These remarks were drawn from a survey conducted by the Helmholtz Centre for Environmental Research and the Martin Luther University in Halle-Wittenberg in Germany, and published in the February issue of the medical journal Allergy.


    I am deeply troubled by this study for various reasons:

    1. To assess the occurrence of food allergies during the first 2 years of the children’s lives, information was conducted by survey method. Mothers were requested to complete questionnaires regarding the occurrence of food allergies during these first two years. Collection of data via instrument of personal survey most certainly yields only subjective results. Allergy symptoms are open to interpretation of the mother; and answers, therefore, are based on her memory and personal feelings. Not sound data in my opinion.

    2. The researchers fully admit that “the occurrence of food allergies is undoubtedly affected by many other factors than just the vitamin D level.” Then, how can it be concluded that high levels of vitamin d are the cause of increased childhood allergies?

    These researchers have apparently forgotten the dangers associated with an expectant mother’s low level of Vitamin D.
    Vitamin D deficiency during pregnancy carries with it extreme danger to the child.

    Very serious health conditions can occur to children born from Vitamin D deficient moms. These include, but are not limited to, the following:

    1. Craniotabes

    2. Rickets

    3. Autism

    4. Increased risk of Diabetes I

    5. Increased risk of Schizophrenia

    6. Increased risk of Epilepsy

    7. Increased risk of Asthma

    Now I ask you, what expectant mom would risk her child developing craniotabes, rickets, autism, diabetes I, schizophrenia, epilepsy, or asthma?

    I’ll certainly take the possibility of my child developing food allergies during the first two years of his life versus developing any of those other diseases, thank you very much!

    And I didn’t even touch of the health benefits of adequate vitamin d in terms of the mother’s health: fewer C-sections, less gestational diabetes, and fewer incidences of preeclampsia.


    What were these researchers thinking by recommending that expectant moms not supplement with Vitamin D?

    Or WAIT, is that the problem—the researchers weren’t thinking at all.

    Another example of research at its worst.

    :) Be well!

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  9. pf says:

    @IAW when I got out in the sun with no sunscreen I get massive outbreak of rosacea. Literally my skin cannot tolerate a spot of summer sunshine without a huge flare up. I think that I’ve gotten to this point because the absence of vitamin D for several years after pre-cancer findings dis-regulated my system, especially gut, so that now I am having that paradoxical reaction to summer sunshine–it should make things better, but it makes things worse. I take probiotics, too.

    @Rita I eat so many yellow/orange veggies my skin turns yellow, palms of my hands and soles of my feet, and still have the Vitamin a deficiency symptoms. Two docs said I need to take pre-formed because the yellow veggies don’t seem to be doing it all which is not to say I have stopped eating them or think they don’t have other benefits. For example, just had mashed sweet potatoes with coconut milk and big green salad with Easter ham for lunch, yum! I have been low on magnesium and have just started a higher dose. No selenium in my multi so will look for one with it.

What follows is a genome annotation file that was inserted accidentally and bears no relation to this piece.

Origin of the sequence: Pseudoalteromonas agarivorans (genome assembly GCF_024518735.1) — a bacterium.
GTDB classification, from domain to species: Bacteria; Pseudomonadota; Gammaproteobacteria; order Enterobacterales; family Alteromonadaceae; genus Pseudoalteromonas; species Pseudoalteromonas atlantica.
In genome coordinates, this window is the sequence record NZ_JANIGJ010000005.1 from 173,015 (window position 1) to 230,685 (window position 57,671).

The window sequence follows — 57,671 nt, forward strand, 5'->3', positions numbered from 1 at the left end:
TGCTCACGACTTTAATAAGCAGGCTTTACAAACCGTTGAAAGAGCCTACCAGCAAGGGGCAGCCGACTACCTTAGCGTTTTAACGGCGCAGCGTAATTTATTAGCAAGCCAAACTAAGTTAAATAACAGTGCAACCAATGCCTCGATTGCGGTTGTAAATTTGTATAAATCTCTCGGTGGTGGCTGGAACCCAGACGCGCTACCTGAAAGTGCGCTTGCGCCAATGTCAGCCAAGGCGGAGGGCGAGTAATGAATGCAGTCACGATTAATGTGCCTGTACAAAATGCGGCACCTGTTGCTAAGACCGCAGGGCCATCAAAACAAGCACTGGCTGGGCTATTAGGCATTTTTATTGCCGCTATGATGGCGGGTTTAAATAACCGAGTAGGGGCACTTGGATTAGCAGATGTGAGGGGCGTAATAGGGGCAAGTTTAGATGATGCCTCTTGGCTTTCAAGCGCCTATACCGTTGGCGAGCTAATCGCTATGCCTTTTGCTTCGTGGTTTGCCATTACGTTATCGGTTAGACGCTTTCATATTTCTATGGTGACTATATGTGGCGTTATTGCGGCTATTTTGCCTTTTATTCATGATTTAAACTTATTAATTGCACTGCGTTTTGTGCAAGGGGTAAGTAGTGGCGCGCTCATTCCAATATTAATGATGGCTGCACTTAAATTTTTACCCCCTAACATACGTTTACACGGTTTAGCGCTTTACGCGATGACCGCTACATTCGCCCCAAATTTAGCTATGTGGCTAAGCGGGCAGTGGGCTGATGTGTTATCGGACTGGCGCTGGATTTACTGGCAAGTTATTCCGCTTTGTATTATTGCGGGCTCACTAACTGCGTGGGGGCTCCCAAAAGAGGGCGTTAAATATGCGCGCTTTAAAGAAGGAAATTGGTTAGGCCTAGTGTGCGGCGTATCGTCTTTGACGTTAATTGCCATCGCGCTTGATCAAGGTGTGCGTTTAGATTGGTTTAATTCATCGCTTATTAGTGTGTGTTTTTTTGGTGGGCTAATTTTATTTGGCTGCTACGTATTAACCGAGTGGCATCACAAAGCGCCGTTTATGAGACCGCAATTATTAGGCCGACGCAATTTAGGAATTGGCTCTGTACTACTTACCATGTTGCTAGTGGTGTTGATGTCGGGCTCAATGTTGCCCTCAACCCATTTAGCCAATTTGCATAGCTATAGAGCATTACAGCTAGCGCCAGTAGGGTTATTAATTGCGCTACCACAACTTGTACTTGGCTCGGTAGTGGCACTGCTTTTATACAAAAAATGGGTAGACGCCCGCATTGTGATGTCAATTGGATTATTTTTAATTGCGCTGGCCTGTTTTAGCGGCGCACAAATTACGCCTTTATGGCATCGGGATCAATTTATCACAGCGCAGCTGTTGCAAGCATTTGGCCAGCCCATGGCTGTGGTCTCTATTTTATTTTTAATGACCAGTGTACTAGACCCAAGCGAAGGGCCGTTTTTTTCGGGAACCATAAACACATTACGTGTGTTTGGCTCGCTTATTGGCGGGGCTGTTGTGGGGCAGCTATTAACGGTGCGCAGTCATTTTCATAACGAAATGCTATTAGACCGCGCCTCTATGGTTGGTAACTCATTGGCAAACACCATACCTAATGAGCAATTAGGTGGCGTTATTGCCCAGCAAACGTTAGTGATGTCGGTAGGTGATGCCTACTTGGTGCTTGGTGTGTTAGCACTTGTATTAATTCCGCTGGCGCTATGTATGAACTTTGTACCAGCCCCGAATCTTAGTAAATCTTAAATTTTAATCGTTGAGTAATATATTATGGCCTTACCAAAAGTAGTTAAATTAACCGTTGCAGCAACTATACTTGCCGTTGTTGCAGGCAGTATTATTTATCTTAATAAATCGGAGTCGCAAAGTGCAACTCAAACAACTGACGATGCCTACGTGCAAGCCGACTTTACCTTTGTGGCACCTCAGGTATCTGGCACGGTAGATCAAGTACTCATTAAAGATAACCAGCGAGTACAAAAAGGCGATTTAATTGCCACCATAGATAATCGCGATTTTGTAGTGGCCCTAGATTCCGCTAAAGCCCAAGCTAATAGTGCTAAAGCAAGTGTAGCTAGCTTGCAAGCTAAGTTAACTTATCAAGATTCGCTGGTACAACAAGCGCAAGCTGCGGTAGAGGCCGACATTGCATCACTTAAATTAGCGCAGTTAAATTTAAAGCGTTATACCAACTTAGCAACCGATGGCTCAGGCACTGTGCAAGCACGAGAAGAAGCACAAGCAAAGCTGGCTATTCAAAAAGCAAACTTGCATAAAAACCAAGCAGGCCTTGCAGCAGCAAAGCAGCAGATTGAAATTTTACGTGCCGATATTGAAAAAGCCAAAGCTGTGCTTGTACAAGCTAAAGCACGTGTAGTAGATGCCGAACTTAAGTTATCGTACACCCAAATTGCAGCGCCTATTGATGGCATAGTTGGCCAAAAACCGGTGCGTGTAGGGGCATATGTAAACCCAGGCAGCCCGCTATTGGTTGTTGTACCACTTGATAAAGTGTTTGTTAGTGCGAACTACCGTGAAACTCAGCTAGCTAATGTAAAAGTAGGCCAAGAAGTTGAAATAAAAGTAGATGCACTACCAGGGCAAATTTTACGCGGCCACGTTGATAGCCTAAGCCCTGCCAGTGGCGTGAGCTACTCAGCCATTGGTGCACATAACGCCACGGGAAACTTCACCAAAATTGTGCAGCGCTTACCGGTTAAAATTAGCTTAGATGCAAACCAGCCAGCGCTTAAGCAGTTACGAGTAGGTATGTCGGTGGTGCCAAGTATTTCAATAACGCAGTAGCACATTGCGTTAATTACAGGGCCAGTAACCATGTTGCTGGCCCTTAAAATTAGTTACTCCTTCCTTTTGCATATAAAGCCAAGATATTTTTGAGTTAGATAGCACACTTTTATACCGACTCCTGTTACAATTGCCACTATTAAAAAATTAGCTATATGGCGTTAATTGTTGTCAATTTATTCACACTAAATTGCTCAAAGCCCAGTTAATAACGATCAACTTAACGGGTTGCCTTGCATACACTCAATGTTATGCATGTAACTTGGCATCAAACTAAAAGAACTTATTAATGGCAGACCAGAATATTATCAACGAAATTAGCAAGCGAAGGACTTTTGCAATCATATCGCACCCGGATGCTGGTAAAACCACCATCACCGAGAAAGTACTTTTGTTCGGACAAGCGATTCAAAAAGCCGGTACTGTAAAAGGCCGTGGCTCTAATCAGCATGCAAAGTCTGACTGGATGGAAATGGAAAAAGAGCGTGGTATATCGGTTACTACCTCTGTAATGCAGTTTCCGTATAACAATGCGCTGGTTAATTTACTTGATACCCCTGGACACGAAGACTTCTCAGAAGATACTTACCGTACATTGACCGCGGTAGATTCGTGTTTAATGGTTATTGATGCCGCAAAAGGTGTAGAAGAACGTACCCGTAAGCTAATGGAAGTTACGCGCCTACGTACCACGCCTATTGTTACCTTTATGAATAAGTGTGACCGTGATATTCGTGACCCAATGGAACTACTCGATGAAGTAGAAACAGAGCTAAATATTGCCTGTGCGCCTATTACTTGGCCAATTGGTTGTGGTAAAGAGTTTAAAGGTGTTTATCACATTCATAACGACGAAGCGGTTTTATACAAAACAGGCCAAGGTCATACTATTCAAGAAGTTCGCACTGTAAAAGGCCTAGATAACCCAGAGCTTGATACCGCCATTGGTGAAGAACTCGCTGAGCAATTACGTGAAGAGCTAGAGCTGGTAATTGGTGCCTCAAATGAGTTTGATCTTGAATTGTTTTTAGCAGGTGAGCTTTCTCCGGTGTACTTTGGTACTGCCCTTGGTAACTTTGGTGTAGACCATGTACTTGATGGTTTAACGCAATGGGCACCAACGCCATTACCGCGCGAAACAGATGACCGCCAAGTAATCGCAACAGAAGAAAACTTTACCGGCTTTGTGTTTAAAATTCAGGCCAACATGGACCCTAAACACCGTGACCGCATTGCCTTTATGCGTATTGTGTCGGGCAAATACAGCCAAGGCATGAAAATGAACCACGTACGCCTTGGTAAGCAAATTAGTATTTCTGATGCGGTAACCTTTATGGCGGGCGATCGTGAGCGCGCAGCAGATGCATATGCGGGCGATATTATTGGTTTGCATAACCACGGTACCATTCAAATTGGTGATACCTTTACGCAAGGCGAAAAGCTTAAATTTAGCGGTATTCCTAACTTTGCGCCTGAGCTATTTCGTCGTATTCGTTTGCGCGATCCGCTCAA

Thanks for comments. I really appreciate your thoughts. The vibe on this website is smart and helpful.

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  10. Rita and Misty says:


    I prefer to take my minerals as separate entities rather than in a multi-mineral formula (I’m anal this way)… I also think chelated minerals are better absorbed and utilized by our bodies…many people like Albion method of chelation.

    Magnesium, Selenium, Boron, Zinc and Iodine (Iodoral) are my personal favorites.

    Have you tried Astaxanthin? I have good luck with this…


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  11. Rita and Misty says:
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  12. mbuck says:

    Hm, my post seems to have gone through the digital shredder. It was probably the inclusion of the less-than and greater-than symbols [shift-comma and shift-period].

    Regarding fb and other social media, I avoid those based on experiences of friends who have been infected with malware.

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  13. Any medications involved that might cause skin sensitivity?

    Also I’m curious about magnesium and vit D- the author of Magnesium Miracle book says D raises Mg needs. Some who take large D have problems because of this.

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  14. pf says:

    I don’t take any medications. However you raise an interesting point. I have tested low on magnesium despite taking it. Along the lines that you are suggesting, I found this article, which cites Dr. Cannell, among other experts, about the importance of magnesium:
    Thank you rkcannon. I will experiment with higher dose of more absorbable type, and see what happens.

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  15. Rita and Misty says:

    Vitamin D and the digestive system